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Need help about explaining some ASM code

vietwowvietwow Member Posts: 1
Hi all,

I'm a newbie in ASM. I write a smallest code in C :

[code]// vietwow.cpp : Defines the entry point for the console application.
//

#include "stdafx.h"


int _tmain(int argc, _TCHAR* argv[])
{
int a =5;
}[/code]

And compile it with MS VS2008. And then I use IDA for reading ASM of it :

[code]_wmain proc near

var_CC= byte ptr -0CCh
var_8= dword ptr -8

push ebp
mov ebp, esp
sub esp, 0CCh
push ebx
push esi
push edi
lea edi, [ebp+var_CC]
mov ecx, 33h
mov eax, 0CCCCCCCCh
rep stosd
mov [ebp+var_8], 5
xor eax, eax
pop edi
pop esi
pop ebx
mov esp, ebp
pop ebp
retn
_wmain endp[/code]

I have some question :

1/ In my code, I only declare 1 local variable (named i) and assign value "5" to it => it's var_8. So what is var_CC ? I try some another case and see that var_CC always available in every code

2/ what does "rep stosd" means ? It have read about stosd but I don't understand its role in this context ?

Anybody can help me ?

Thanx
Best Regards,

Comments

  • AsmGuru62AsmGuru62 Member Posts: 6,519
    [color=Blue]The compiler inserts some debugging code, however, I am like you, not seeing a reason for this.

    Local variables area in this function are of size 0CCh bytes. This is what that line tells us:[/color]
    [code]sub sp, 0CCh[/code]
    [color=Blue]No idea why it is that big. I think that compiler sometimes reserve some room for some intermediate results or some service areas within locals, however, again - I do not see any of that.

    In DEBUG mode VC++ compiler generates code to fill (initialize) all local bytes to a value of 0xCC - it is done to make a crash if uninitialized local variable is used. Say, you have a pointer and you did not initialize it. First, compiler will warn you and if you will still run the code - it will access the memory at 0xCCCCCCCC and it will crash, obviously.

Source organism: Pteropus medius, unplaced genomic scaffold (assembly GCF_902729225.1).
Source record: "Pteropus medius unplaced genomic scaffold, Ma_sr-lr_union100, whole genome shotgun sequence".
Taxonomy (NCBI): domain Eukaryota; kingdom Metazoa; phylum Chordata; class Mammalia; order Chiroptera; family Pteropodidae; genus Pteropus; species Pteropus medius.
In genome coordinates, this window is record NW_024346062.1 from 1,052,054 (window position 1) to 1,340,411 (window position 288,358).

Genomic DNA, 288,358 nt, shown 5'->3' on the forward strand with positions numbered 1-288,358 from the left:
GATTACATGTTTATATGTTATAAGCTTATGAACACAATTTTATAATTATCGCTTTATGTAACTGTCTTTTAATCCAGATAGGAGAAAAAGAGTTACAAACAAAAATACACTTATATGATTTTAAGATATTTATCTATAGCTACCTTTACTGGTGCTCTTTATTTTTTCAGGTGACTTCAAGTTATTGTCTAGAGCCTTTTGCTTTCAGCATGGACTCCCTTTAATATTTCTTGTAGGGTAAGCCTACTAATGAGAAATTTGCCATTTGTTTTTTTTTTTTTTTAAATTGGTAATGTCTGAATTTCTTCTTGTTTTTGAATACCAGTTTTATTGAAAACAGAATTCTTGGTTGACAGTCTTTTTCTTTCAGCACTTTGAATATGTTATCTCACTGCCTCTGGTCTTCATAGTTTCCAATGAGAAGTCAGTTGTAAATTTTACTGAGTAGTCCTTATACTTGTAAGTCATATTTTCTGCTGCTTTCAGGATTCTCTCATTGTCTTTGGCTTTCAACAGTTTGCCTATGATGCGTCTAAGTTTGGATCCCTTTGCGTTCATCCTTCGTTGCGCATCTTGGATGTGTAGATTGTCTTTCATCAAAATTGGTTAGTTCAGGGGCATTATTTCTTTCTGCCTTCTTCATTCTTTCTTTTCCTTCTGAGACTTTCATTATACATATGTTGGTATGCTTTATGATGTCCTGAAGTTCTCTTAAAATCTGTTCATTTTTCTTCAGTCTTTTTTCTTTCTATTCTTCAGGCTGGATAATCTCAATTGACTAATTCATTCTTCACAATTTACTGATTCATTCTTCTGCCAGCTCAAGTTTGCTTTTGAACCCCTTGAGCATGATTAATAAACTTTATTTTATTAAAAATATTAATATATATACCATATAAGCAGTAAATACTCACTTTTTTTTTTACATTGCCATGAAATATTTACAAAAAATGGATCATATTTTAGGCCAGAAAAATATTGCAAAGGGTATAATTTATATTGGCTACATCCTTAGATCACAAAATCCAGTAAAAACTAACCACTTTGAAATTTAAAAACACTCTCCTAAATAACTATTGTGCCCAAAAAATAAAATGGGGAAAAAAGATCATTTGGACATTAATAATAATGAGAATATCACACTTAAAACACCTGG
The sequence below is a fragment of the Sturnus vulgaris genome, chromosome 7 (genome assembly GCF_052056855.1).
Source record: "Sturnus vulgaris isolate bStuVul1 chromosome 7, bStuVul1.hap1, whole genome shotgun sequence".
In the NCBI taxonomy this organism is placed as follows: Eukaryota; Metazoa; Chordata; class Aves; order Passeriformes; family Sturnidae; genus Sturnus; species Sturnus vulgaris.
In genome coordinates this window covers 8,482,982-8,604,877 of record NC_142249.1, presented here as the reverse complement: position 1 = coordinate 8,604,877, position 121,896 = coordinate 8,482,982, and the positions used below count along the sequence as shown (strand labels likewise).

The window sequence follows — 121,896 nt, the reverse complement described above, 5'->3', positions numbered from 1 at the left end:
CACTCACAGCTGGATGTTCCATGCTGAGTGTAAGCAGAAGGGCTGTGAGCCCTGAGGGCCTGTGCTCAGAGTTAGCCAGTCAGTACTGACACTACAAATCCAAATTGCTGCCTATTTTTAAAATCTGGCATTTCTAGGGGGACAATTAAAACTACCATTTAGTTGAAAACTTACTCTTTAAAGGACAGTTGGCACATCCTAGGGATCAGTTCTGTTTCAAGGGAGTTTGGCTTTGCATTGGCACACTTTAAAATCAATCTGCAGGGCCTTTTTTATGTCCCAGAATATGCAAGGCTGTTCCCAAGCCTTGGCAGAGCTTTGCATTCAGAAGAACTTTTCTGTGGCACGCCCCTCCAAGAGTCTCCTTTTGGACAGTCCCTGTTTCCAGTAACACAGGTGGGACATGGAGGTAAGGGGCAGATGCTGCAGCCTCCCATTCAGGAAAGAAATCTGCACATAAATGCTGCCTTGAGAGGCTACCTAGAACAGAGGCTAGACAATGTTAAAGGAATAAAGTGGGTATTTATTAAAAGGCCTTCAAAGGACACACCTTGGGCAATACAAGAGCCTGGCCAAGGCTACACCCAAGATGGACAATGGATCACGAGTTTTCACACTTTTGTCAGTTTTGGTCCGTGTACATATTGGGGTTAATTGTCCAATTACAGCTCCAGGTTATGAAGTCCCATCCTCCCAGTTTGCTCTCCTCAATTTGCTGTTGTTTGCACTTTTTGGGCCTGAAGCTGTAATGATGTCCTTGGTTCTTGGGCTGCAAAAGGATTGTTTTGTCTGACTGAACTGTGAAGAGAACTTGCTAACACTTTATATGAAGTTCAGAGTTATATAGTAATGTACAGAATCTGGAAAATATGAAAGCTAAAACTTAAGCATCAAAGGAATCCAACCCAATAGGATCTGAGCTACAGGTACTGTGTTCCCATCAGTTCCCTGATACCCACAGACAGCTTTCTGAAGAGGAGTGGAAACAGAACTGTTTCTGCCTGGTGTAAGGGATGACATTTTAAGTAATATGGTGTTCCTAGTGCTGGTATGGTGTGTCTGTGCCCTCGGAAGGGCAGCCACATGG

This is exactly what is done by following lines:[/color]
    [code]
    mov ecx, 33h
    rep stosd
    [/code]
    [color=Blue]STOSD writes the value of EAX at the address in EDI, then EDI moves forward by 4 bytes (a size of a DWORD on 32-bit system). Now, REP STOSD will repeat the STOSD the # of times stored in ECX. In other words that code writes 0x33 DWORDs of value 0xCCCCCCCC beginning at address in EDI - where locals begin.

    Having said all that - I still see only 4 bytes of locals in there. Unless, you are not showing the complete code.

    Try the following: place your integer variable into other function and see how local room is generated there. It is possible that very first entry point into application (_tmain) has some undocumented service areas.[/color]
    [code]
    int foo (int a)
    {
    [color=Green]// Check the code in IDA here ^^^[/color]

    int b=a;
    return 0;
    }

    int _tmain ()
    {
    foo ();
    return 0;
    }
    [/code]
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